The notion of replacing PCs' hard-disk drives (HDDs) with solid-state NAND flash memory long has been pondered, but never given much serious consideration. Yet the success of Apple's flash-based iPod nano is spurring speculation that NAND could become a legitimate competitor for HDDs in PCs.
Compared to HDDs, flash offers improved reliability, lower power consumption, silent operation, and faster access time. NAND also is more reliable than HDDs since it doesn't require mechanical components like the spindle and actuator motors, the read and write chassis, and the interface cable connections to operate the hard disk.
These components all are present in HDDs, regardless of the form factor. Furthermore, the HDD's motors and other mechanical parts require much more power than a NAND-based memory. And with NAND flash costs declining dramatically, the memory is becoming more price competitive with HDDs.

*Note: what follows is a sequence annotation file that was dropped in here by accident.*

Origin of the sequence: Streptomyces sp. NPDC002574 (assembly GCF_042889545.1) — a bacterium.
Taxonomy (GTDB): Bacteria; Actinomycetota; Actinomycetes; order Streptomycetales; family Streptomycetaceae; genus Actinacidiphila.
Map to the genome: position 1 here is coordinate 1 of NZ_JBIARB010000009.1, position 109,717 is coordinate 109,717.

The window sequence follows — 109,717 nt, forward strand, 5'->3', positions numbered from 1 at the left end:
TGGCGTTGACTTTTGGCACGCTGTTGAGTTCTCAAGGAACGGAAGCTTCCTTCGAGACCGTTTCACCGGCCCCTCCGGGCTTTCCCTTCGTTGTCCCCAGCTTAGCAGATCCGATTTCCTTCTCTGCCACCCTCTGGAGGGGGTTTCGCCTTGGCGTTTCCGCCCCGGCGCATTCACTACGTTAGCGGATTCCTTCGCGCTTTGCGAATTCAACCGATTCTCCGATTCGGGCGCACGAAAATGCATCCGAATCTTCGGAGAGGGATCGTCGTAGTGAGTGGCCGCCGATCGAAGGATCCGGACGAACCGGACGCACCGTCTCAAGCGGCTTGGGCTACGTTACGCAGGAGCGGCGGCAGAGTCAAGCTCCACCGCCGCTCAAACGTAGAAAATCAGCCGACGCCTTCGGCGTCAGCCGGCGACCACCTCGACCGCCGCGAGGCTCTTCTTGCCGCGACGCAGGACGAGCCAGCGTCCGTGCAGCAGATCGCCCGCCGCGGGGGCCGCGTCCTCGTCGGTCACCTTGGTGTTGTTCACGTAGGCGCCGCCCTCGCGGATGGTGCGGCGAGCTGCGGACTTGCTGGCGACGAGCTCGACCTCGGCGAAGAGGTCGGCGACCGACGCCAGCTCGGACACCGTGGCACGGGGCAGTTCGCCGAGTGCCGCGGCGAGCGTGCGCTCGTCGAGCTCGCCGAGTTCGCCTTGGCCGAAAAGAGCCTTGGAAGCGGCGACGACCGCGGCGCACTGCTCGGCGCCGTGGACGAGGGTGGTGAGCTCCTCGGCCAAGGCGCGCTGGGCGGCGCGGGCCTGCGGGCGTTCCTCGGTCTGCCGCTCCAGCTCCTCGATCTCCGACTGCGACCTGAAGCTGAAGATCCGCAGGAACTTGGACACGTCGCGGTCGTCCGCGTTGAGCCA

In 2003, 1 Gbyte of NAND was nearly 100 times more expensive than an equivalent quantity of HDD storage. By 2009, that price gap will dwindle to a factor of slightly less than 14. And, the price for 32 Gbytes of NAND will be less than $200 by 2008, which will be attractive to most PC OEMs. Yet the HDD is by no means facing extinction. Because NAND remains more expensive than HDDs at high densities, it will mainly serve as a complement, rather than a complete replacement, for hard drives in certain uses.
NAND as an HDD replacement in PCs, the so-called solid-state disk (SSD), will attain only niche acceptance and achieve only 8% penetration of global notebook PC shipments by 2008. By 2010, penetration will reach 22% of global notebook shipments. But for desktops and servers, HDDs will still remain the mainstream storage medium.
In the near term, flash will achieve its greatest success as a complementary storage system, such as in hybrid flash/HDD products and in embedded NAND caching solutions like Intel's Robson. Almost half of the notebook PCs shipped worldwide in 2010 will have embedded NAND caching or hybrid HDDs.